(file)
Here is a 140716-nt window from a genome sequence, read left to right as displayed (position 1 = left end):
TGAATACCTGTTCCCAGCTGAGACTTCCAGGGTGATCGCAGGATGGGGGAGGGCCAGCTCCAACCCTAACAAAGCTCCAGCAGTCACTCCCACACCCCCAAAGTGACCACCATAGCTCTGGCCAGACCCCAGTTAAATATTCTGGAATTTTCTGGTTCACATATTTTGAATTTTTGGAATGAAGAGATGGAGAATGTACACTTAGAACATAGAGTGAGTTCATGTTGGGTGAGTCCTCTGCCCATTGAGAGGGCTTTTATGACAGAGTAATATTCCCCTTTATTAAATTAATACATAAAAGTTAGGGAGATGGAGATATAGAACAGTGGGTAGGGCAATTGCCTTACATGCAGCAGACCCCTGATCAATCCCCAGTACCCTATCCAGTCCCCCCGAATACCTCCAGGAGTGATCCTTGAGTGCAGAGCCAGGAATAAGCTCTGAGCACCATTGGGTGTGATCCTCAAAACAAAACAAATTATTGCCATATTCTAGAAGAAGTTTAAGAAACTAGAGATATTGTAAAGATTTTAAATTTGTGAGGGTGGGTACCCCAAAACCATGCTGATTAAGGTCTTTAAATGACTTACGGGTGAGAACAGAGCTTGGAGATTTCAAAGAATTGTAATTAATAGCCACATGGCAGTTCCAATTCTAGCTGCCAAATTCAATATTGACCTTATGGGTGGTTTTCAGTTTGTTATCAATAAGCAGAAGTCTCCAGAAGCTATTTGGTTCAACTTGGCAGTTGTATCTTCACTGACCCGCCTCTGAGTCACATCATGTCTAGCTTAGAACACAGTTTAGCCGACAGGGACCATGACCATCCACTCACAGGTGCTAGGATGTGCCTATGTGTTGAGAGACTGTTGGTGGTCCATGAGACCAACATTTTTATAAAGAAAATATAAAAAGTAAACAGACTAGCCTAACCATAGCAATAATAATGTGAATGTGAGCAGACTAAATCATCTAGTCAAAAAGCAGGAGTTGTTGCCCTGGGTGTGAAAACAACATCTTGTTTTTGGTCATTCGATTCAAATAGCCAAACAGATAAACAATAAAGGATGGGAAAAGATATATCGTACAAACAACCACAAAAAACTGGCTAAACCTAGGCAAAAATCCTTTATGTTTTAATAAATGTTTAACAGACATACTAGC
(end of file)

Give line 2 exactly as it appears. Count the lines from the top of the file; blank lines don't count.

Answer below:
TGAATACCTGTTCCCAGCTGAGACTTCCAGGGTGATCGCAGGATGGGGGAGGGCCAGCTCCAACCCTAACAAAGCTCCAGCAGTCACTCCCACACCCCCAAAGTGACCACCATAGCTCTGGCCAGACCCCAGTTAAATATTCTGGAATTTTCTGGTTCACATATTTTGAATTTTTGGAATGAAGAGATGGAGAATGTACACTTAGAACATAGAGTGAGTTCATGTTGGGTGAGTCCTCTGCCCATTGAGAGGGCTTTTATGACAGAGTAATATTCCCCTTTATTAAATTAATACATAAAAGTTAGGGAGATGGAGATATAGAACAGTGGGTAGGGCAATTGCCTTACATGCAGCAGACCCCTGATCAATCCCCAGTACCCTATCCAGTCCCCCCGAATACCTCCAGGAGTGATCCTTGAGTGCAGAGCCAGGAATAAGCTCTGAGCACCATTGGGTGTGATCCTCAAAACAAAACAAATTATTGCCATATTCTAGAAGAAGTTTAAGAAACTAGAGATATTGTAAAGATTTTAAATTTGTGAGGGTGGGTACCCCAAAACCATGCTGATTAAGGTCTTTAAATGACTTACGGGTGAGAACAGAGCTTGGAGATTTCAAAGAATTGTAATTAATAGCCACATGGCAGTTCCAATTCTAGCTGCCAAATTCAATATTGACCTTATGGGTGGTTTTCAGTTTGTTATCAATAAGCAGAAGTCTCCAGAAGCTATTTGGTTCAACTTGGCAGTTGTATCTTCACTGACCCGCCTCTGAGTCACATCATGTCTAGCTTAGAACACAGTTTAGCCGACAGGGACCATGACCATCCACTCACAGGTGCTAGGATGTGCCTATGTGTTGAGAGACTGTTGGTGGTCCATGAGACCAACATTTTTATAAAGAAAATATAAAAAGTAAACAGACTAGCCTAACCATAGCAATAATAATGTGAATGTGAGCAGACTAAATCATCTAGTCAAAAAGCAGGAGTTGTTGCCCTGGGTGTGAAAACAACATCTTGTTTTTGGTCATTCGATTCAAATAGCCAAACAGATAAACAATAAAGGATGGGAAAAGATATATCGTACAAACAACCACAAAAAACTGGCTAAACCTAGGCAAAAATCCTTTATGTTTTAATAAATGTTTAACAGACATACTAGC